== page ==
Shortbill Spearfish (Tetrapturus angustirostris), also known as Hebi fish, is a powerful marlin species native to the Atlantic, Pacific, and Indian Oceans. This group of game fish is typically found in the open waters and is popular for its large size and elongated body with a short beak-like bill. It can reach 2.30 meters, though most are typically less than 1.90 meters. The maximum recorded weight of this game fish is 52 kg.
With its striking appearance and impressive size, this fish is a popular target for sports anglers and a valuable commercial species. This article explores the appearance, habitat, diet, reproduction, threats, and interesting facts about this fascinating species. So, whether you are a marine biologist, sports fisher, or any ordinary person interested in exploring the rich wealth of the ocean, there is something important for everyone here.
The hebi fish is a large predator with a distinctive appearance that makes it easy to identify. An elongated body with a short bill extending from the upper jaw characterizes it.
This unique species’ body is blue or black and silver or white underneath, with vertical stripes along their sides. These stripes can range from pale blue to dark purple and become more pronounced when the fish is excited or hunting.
The shortbill spearfish is found in tropical and temperate waters worldwide, primarily in the Pacific and Indian Oceans. However, they are available in the Atlantic Ocean too. These fish prefer warm, clear waters with temperatures between 68 and 78 degrees Fahrenheit (20 to 26 degrees Celsius).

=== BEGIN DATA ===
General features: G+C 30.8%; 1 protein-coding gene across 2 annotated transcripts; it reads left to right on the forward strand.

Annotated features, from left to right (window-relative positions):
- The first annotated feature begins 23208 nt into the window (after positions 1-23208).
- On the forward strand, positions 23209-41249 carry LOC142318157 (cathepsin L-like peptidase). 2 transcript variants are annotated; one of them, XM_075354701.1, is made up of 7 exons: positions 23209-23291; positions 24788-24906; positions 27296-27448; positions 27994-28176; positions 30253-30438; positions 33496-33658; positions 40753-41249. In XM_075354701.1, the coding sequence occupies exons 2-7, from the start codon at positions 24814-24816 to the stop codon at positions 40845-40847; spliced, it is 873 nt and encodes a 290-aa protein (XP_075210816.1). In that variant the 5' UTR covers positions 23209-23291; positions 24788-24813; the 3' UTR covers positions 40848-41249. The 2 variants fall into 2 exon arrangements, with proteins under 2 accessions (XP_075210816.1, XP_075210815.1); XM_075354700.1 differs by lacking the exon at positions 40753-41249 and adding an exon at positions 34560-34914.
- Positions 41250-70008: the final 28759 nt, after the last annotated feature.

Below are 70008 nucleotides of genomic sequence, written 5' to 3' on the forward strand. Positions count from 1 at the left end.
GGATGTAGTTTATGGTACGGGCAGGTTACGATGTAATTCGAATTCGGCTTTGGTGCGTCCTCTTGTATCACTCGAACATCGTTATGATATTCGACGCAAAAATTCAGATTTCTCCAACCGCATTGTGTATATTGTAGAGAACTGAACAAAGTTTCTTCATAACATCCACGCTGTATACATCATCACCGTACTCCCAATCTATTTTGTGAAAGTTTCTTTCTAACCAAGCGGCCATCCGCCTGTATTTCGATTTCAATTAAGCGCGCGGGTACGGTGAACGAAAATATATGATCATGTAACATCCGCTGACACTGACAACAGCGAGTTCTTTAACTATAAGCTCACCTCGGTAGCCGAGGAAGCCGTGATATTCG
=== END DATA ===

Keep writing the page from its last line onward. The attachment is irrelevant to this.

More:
This species is typically found near the surface, although they can dive to depths of up to 152 meters). Remember that the hebi fish is a highly migratory species, traveling long distances for food and spawning grounds. They are often found in warmer waters near the equator during the winter. At the same time, they can be found in cooler waters closer to the poles during the summer.
The shortbill spearfish is a fierce predator, meaning it feeds on a wide assortment of prey, including squid, octopus, mackerel, and other small fish. They use their sharp bill and impressive speed to hunt these animals in groups. Research shows it can swim up to 50 miles per hour (80 kilometers per hour). Without a doubt, this makes this species of marlin one of the fastest fish in the ocean.
When hunting, they use their bill to slash at the fish, stunning or injuring it before swallowing it whole. The hebi fish has no teeth, but it has a tough, bony plate in the mouth that aids in crushing its prey.
During the spawning season, the male hebi fish will pursue a female and engage in a courtship dance. This typically occurs in the summer.
During this period, the female releases eggs, and the male fertilizes them externally.
Since the eggs are small and buoyant, they drift in the water column until they hatch. The larval fish is also small and qualifies to be grouped under plankton. So, they also drift in the open ocean for a few days until they mature and develop features that aid them in swimming.